Foxbusiness.com -- (05/15/2017)
President Donald Trump is hosting the Crown Prince of Abu Dhabi Monday ahead of a key meeting with Saudi Arabia that will essentially reset U.S. foreign policy in the Middle East. Relations with the long-time U.S. ally were strained under the Obama administration as the decision to not follow through with the red-line in Syria, and the lifting of the Iranian sanctions, have caused major concerns of stability in the region.
These meetings come at a critical time as the war on terror is heating up and the rise of the U.S. shale oil producer is changing the traditional relationship dynamic we have had with these OPEC members. Historically, it was thought that our relationship with the United Arab Emirates and Saudi Arabia was one based on oil. We would offer them protection in return for a reliable supply of oil. Yet, now with the resurgence of the U.S. oil producer, our relationship is shifting to more of alliance in the war on terror.
Iran is a big threat to the United Arab Emirates and the region. Iran’s dreams of regional domination, along with the rise of ISIS, is making our mutual relationship more critical than ever. Iran is fighting a proxy war in Yemen that the UAE and the Saudis are on the opposite side of. The UAE has been a strong ally in the war on terror and under President Obama the federation felt like it was thrown under the bus.
The Obama administration had the UAE ready for action in Syria before the president changed his mind, even when that red line was crossed. That fateful reversal of fortunes led to more pain for the Syrian people and put countries like the UAE in a much more vulnerable position. It led to the proliferation of more terrorists and emboldened Iran. This was strange because during the Obama years the UAE was viewed as the most important Arab partner because of its military capabilities and opposition to religious extremism.
This reversal on Syria strained U.S. relations and was one of the reasons the UAE helped lead an oil production war that was designed to take out U.S. energy producers including the shale industry. In fact, the UAE made it very clear that U.S. shale was their target and they were out for themselves. They were seemingly suggesting that the U.S. and our foreign policy had hung them out to dry and they were none too happy about it. This was tough talk from a U.S. ally that was usually quiet and left it to the Saudis to do their bidding.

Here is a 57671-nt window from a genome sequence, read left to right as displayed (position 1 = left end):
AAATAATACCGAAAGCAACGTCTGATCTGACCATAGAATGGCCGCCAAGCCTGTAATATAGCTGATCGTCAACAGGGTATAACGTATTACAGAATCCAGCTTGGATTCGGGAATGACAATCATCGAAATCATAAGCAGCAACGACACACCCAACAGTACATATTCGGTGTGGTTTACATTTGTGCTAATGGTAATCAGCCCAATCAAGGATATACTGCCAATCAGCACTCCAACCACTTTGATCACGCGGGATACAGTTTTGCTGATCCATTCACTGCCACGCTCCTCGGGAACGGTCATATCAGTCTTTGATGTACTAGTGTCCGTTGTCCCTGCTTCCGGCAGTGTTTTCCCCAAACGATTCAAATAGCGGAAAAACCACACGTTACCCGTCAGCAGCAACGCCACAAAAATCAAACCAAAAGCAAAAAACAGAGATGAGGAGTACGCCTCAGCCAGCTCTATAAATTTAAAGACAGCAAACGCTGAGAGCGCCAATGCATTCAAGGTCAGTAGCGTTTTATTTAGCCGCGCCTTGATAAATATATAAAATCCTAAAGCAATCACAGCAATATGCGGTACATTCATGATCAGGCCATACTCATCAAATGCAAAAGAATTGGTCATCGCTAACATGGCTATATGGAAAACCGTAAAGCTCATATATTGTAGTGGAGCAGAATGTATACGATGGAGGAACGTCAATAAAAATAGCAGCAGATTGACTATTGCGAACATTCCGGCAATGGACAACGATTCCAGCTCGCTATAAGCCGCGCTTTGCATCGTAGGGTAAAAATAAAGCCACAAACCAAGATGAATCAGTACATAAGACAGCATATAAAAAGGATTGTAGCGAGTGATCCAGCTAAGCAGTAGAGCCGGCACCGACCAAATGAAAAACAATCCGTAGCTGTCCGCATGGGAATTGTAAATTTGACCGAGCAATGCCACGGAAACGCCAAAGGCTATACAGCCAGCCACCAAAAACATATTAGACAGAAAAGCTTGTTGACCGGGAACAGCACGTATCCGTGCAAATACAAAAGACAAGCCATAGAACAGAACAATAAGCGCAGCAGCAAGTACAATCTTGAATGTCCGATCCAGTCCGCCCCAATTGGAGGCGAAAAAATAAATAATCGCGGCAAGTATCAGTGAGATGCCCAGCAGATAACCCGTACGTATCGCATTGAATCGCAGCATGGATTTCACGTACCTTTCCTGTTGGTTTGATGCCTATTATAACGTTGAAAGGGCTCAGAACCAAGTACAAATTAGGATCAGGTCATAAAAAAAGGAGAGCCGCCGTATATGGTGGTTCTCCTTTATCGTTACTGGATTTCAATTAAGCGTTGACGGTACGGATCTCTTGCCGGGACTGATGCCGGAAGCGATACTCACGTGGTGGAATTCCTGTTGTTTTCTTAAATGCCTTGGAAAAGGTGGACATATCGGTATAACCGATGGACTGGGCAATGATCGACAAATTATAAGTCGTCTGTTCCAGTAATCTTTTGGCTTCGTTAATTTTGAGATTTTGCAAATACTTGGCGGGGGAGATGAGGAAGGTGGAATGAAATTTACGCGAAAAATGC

Yet things are changing quickly under the Trump administration; President Trump’s approval ratings might not be tremendously high here in the U.S., but in the UEA, they are soaring. The United Arab Emirates has applauded Trump’s tougher line on its foe Iran and cheered his decision for the U.S. tomahawk strike against Syrian government forces that had crossed more than one red line. The Trump doctrine of taking quick, decisive action against terrorists or foes that cross red lines is much more welcome in a region like the UAE where it seems there are enemies surrounding them.
Ahead of the meeting with President Trump, the U.S. State Department approved the sale of 60 Lockheed Martin (LMT) PAC-3 and 100 Raytheon (RTN) GEM-T missiles for the UAE Patriot air defense system worth $2 billion. The UAE may be looking for even more purchases in the future.
President Trump’s pro U.S. energy agenda may increase tensions with the UAE at some point because about 40% of the country’s gross domestic product is directly based on oil and gas output, but for now standing up to Iran and ISIS is of more importance to the Emirates. The UAE appears to be on board with the extension of OPEC production cuts. Instead of a relationship of dependence, our relationship is being reset as two strong partners defeating terror in the world. Tension over rising U.S. oil output is for another day as these two allies work together to fight against extremism and terror.